The adaptation of Jack London’s highly-regarded short story To Build a Fire effectively captures the story of a man’s last frozen moments. The text and film shift from one instance of cold to the next, each more grating than the last. The man himself is focused only on the minimal requirement to be warm and live.

The film wonderfully brings this vignette from the Yukon region to life. The only company he keeps is a shaggy wolf-dog that often watches in a pitiful sense of confusion. Their relationship is a curious one; although isolated on the brink of death, the man seeks no further kinship with the dog other than the prospect of warming his hands on its belly. The dog looks on at the man with the vague realisation that he can only offer warmth and occasionally scraps of food.

The straightforward style of the film reflects that of London’s writing; the bare minimalism gives us little insight to the character, as there is little to be seen. A harrowing approach, one stripped of all humanity, but this style is entirely appropriate – between the vast planes of snow and the man’s drive to live, we need no more. Such simplicity is where the film excels.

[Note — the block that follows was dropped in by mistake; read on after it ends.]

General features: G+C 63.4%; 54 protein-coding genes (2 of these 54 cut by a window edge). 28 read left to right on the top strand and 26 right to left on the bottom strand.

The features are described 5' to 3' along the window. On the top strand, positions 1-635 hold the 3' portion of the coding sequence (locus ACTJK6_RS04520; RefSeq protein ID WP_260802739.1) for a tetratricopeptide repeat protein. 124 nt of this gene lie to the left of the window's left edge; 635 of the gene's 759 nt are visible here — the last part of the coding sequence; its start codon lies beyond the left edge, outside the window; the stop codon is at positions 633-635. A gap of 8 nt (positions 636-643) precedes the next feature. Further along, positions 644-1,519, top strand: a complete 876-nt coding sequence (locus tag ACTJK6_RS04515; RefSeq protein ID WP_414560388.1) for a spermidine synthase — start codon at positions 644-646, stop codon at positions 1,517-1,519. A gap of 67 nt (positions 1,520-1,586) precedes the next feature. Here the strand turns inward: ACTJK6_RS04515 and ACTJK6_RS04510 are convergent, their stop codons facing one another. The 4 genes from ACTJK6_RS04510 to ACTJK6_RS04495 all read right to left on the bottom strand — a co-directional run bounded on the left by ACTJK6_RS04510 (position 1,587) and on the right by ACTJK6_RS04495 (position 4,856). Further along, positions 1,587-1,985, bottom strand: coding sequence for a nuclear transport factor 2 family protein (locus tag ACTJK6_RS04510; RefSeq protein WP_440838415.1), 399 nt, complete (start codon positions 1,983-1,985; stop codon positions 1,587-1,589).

A slow pace forces the audience to connect with the hardship onscreen. In the closing moments, the dog looks at his companion without concern for his existence, just disappointment as the man’s heat has slipped away with his constitution.

This stark tale is one that shows the frailty of people, and how they are ill-equipped to deal with anything outside their biological comfort. Finally, it presents a lack of communion between nature and ourselves, as the dog looks on coldly, searching for the next means of warmth.

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ART DIRECTION: Tristan Ménard

COMPOSER: Mathieu Alvado

SYNOPSIS: In the harshness of midwinter, a trapper is crossing the Yukon with his dog. Struggling to survive, he attempts to build a simple fire.